The validity of the solution (1.6) can be checked by taking the derivative on both sides of the equation. Since it is the solution in the absence of input, it is sometimes called the ‘free’ solution.

1.3.2 Pulse Input

Fig. 1.7: Short pulses and total charged delivered on the passive membrane. The amplitude of the voltage response (bottom) of a leaky integrator driven by a short current pulse I(t)I(t) (top) depends only on the total charge q=I(t)dtq=\int I(t)dt, but not on the height of the current pulse.

Before we continue with the definition of the integrate-and-fire model and its variants, let us study the dynamics of the passive membrane defined by Eq. (1.5) in a simple example. Suppose that the passive membrane is stimulated by a constant input current I(t)=I0I(t)=I_{0} which starts at t=0t=0 and ends at time t=Δt=\Delta. For the sake of simplicity we assume that the membrane potential at time t=0t=0 is at its resting value u(0)=urestu(0)=u_{\rm rest}.

As a first step, let us calculate the time course of the membrane potential. The trajectory of the membrane potential can be found by integrating (1.5) with the initial condition u(0)=urestu(0)=u_{\rm rest}. The solution for 0<t<Δ0<t<\Delta is

u(t)=urest+RI0[1-exp(-tτm)].u(t)=u_{\rm rest}+R\,I_{0}\left[1-\exp\left(-{t\over\tau_{m}}\right)\right]\,. (1.7)

If the input current never stopped, the membrane potential (1.7) would approach for tt\to\infty the asymptotic value u()=urest+RI0u(\infty)=u_{\rm rest}+R\,I_{0}. We can understand this result by looking at the electrical diagram of the RCRC-circuit in Fig. 1.6. Once a steady state is reached, the charge on the capacitor no longer changes. All input current must then flow through the resistor. The steady-state voltage at the resistor is therefore RI0RI_{0} so that the total membrane voltage is urest+RI0u_{\rm rest}+RI_{0}.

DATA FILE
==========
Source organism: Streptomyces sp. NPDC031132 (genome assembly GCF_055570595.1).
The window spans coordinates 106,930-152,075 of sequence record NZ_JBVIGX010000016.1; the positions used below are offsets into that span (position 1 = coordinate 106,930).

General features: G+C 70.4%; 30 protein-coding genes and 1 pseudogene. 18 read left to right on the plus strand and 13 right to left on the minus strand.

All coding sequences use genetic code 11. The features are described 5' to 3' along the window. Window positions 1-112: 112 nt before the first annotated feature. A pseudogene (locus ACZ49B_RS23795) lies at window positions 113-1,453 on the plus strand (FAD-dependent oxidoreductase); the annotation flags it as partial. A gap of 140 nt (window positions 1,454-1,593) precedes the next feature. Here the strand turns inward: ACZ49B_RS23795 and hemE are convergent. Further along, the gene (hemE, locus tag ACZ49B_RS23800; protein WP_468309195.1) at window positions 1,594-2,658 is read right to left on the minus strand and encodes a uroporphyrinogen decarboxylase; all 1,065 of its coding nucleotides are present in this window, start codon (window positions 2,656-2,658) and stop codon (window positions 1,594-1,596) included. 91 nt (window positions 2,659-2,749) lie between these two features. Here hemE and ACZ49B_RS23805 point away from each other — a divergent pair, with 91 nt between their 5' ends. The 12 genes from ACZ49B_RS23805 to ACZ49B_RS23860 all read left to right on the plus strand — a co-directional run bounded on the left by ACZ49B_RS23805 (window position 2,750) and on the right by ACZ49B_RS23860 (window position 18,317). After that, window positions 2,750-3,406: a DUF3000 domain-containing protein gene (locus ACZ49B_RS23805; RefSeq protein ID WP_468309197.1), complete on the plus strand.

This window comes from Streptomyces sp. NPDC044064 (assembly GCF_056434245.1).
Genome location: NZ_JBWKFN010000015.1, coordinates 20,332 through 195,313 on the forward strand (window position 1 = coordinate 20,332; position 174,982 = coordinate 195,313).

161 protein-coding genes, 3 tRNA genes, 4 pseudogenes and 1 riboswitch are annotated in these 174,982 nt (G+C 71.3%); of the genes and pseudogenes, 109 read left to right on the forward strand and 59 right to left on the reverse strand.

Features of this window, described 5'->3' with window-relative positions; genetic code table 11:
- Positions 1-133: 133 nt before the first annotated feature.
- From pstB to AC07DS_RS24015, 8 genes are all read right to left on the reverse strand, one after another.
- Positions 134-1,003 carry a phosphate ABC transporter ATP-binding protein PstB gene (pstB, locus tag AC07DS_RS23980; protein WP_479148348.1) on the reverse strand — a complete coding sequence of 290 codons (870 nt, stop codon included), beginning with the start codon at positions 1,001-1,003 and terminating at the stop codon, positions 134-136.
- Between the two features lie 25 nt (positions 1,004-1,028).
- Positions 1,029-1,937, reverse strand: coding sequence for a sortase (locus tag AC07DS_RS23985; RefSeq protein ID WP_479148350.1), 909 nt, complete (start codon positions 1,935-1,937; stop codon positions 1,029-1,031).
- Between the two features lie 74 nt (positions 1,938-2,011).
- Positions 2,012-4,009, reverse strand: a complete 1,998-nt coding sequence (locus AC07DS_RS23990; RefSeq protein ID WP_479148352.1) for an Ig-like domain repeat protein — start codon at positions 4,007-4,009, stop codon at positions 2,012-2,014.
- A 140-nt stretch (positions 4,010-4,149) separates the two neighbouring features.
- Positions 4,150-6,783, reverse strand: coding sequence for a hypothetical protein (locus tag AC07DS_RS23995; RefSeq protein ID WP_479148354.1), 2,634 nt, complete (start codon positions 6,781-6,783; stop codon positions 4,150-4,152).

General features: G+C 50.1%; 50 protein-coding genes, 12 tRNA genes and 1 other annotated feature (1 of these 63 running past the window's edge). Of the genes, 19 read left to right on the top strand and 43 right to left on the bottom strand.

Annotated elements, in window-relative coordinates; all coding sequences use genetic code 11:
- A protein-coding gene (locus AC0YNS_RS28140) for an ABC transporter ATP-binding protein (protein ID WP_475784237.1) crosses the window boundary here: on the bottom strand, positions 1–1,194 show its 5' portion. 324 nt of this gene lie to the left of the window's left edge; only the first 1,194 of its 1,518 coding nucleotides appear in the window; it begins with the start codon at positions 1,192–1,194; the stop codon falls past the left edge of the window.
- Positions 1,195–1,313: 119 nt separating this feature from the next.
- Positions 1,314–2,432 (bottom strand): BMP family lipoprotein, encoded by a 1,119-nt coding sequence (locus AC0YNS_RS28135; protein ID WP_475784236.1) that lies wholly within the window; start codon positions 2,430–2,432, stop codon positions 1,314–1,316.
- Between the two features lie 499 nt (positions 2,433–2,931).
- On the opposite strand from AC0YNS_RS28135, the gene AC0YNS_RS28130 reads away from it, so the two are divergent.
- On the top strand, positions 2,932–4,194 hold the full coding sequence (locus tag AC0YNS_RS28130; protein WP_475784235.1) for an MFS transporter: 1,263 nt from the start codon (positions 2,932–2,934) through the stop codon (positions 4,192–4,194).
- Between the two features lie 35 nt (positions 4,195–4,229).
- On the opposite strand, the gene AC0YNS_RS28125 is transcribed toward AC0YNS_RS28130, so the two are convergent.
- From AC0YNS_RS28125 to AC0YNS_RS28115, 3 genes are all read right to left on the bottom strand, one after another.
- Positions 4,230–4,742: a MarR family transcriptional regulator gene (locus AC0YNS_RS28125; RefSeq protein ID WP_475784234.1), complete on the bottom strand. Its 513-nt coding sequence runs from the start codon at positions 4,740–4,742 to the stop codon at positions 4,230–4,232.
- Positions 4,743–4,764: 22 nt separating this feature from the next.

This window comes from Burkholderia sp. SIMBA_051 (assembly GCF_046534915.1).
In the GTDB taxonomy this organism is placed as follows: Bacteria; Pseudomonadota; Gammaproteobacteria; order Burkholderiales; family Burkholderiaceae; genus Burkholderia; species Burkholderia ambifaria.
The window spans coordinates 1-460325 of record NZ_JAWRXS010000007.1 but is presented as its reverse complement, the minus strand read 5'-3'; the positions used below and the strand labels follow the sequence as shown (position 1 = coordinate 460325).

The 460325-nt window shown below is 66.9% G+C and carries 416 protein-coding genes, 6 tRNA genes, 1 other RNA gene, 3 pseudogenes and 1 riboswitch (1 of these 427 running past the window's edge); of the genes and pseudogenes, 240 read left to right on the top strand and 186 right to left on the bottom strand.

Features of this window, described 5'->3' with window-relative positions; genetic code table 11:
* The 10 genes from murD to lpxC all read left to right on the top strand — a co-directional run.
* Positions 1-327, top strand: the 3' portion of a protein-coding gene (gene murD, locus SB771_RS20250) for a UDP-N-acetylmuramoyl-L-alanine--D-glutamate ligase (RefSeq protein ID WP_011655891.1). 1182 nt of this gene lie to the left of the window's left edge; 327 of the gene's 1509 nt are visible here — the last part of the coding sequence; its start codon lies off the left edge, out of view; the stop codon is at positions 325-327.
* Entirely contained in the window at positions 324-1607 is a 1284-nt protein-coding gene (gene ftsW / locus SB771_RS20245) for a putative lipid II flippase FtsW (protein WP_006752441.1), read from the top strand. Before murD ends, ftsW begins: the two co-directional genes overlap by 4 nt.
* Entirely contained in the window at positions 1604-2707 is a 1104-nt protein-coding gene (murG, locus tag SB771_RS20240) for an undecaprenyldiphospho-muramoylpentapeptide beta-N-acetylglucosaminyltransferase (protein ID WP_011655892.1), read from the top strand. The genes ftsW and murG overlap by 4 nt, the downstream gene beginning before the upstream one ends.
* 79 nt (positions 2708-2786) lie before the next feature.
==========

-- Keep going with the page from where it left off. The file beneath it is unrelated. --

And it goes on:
Example: Short pulses and the Dirac δ\delta function

For short pulses the steady state value is never reached. At the end of the pulse, the value of the membrane potential is given according to Eq. (1.7) by u(Δ)=urest+RI0[1-exp(-Δτm)].u(\Delta)=u_{\rm rest}+R\,I_{0}\left[1-\exp\left(-{\Delta\over\tau_{m}}\right)% \right]\,. For pulse durations Δτm\Delta\ll\tau_{m} (where \ll means much smaller than) we can expand the exponential term into a Taylor series: exp(x)=1+x+x2/2...\exp(x)=1+x+x^{2}/2...\,. To first order in x=-Δτmx=-{\Delta\over\tau_{m}} we find

u(Δ)=urest+RI0ΔτmforΔτm.u(\Delta)=u_{\rm rest}+R\,I_{0}{\Delta\over\tau_{m}}\quad{\rm for~{}}\Delta\ll% \tau_{m}. (1.8)

Thus, the voltage deflection depends linearly on the amplitude and the duration of the pulse (Fig. 1.7, thick line).

We now make the duration Δ\Delta of the pulse shorter and shorter while increasing the amplitude of the current pulse to a value I0=q/ΔI_{0}=q/\Delta, so that the integral I(t)dt=q\int I(t){\text{d}}t=q remains constant. In other words, the total charge qq delivered by the current pulse is always the same. Interestingly, the voltage deflection at the end of the pulse calculated from Eq. (1.8) remains unaltered, however short we make the pulse. Indeed, from Eq. (1.8) we find u(Δ)-urest=qR/τm=q/Cu(\Delta)-u_{\rm rest}=q\,R/\tau_{m}=q/C where we have used τm=RC\tau_{m}=RC. Thus we can consider the limit of an infinitely short pulse